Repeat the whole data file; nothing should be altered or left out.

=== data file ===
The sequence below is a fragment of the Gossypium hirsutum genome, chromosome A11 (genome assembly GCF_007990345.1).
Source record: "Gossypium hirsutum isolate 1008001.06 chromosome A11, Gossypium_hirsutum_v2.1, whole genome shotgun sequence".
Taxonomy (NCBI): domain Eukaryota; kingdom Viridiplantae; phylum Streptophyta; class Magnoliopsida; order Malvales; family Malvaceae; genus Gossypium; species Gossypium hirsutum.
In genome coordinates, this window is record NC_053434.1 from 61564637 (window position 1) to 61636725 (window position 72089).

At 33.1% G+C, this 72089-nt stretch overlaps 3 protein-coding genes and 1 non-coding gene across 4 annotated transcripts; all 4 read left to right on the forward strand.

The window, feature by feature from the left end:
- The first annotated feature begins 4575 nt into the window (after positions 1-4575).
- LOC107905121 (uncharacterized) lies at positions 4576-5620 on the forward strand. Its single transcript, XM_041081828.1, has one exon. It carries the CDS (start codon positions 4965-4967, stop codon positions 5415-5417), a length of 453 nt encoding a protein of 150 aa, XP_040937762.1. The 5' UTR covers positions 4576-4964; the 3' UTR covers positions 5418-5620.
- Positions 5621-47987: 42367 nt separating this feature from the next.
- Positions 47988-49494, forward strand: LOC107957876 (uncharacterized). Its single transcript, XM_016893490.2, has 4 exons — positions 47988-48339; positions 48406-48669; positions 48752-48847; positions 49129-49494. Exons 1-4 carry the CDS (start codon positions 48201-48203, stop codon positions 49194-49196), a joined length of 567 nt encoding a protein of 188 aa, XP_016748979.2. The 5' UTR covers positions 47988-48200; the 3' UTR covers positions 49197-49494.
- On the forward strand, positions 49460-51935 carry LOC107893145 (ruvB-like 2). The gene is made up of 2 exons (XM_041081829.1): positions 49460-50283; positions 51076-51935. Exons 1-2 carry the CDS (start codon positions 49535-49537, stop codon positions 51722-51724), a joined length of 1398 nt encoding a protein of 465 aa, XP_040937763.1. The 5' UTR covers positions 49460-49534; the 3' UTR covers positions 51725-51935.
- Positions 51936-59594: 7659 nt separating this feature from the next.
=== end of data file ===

The sequence below is a fragment of the Gossypium hirsutum genome, chromosome A11 (genome assembly GCF_007990345.1).
Source record: "Gossypium hirsutum isolate 1008001.06 chromosome A11, Gossypium_hirsutum_v2.1, whole genome shotgun sequence".
Taxonomy (NCBI): domain Eukaryota; kingdom Viridiplantae; phylum Streptophyta; class Magnoliopsida; order Malvales; family Malvaceae; genus Gossypium; species Gossypium hirsutum.
In genome coordinates, this window is record NC_053434.1 from 61564637 (window position 1) to 61636725 (window position 72089).

At 33.1% G+C, this 72089-nt stretch overlaps 3 protein-coding genes and 1 non-coding gene across 4 annotated transcripts; all 4 read left to right on the forward strand.

The window, feature by feature from the left end:
- The first annotated feature begins 4575 nt into the window (after positions 1-4575).
- LOC107905121 (uncharacterized) lies at positions 4576-5620 on the forward strand. Its single transcript, XM_041081828.1, has one exon. It carries the CDS (start codon positions 4965-4967, stop codon positions 5415-5417), a length of 453 nt encoding a protein of 150 aa, XP_040937762.1. The 5' UTR covers positions 4576-4964; the 3' UTR covers positions 5418-5620.
- Positions 5621-47987: 42367 nt separating this feature from the next.
- Positions 47988-49494, forward strand: LOC107957876 (uncharacterized). Its single transcript, XM_016893490.2, has 4 exons — positions 47988-48339; positions 48406-48669; positions 48752-48847; positions 49129-49494. Exons 1-4 carry the CDS (start codon positions 48201-48203, stop codon positions 49194-49196), a joined length of 567 nt encoding a protein of 188 aa, XP_016748979.2. The 5' UTR covers positions 47988-48200; the 3' UTR covers positions 49197-49494.
- On the forward strand, positions 49460-51935 carry LOC107893145 (ruvB-like 2). The gene is made up of 2 exons (XM_041081829.1): positions 49460-50283; positions 51076-51935. Exons 1-2 carry the CDS (start codon positions 49535-49537, stop codon positions 51722-51724), a joined length of 1398 nt encoding a protein of 465 aa, XP_040937763.1. The 5' UTR covers positions 49460-49534; the 3' UTR covers positions 51725-51935.
- Positions 51936-59594: 7659 nt separating this feature from the next.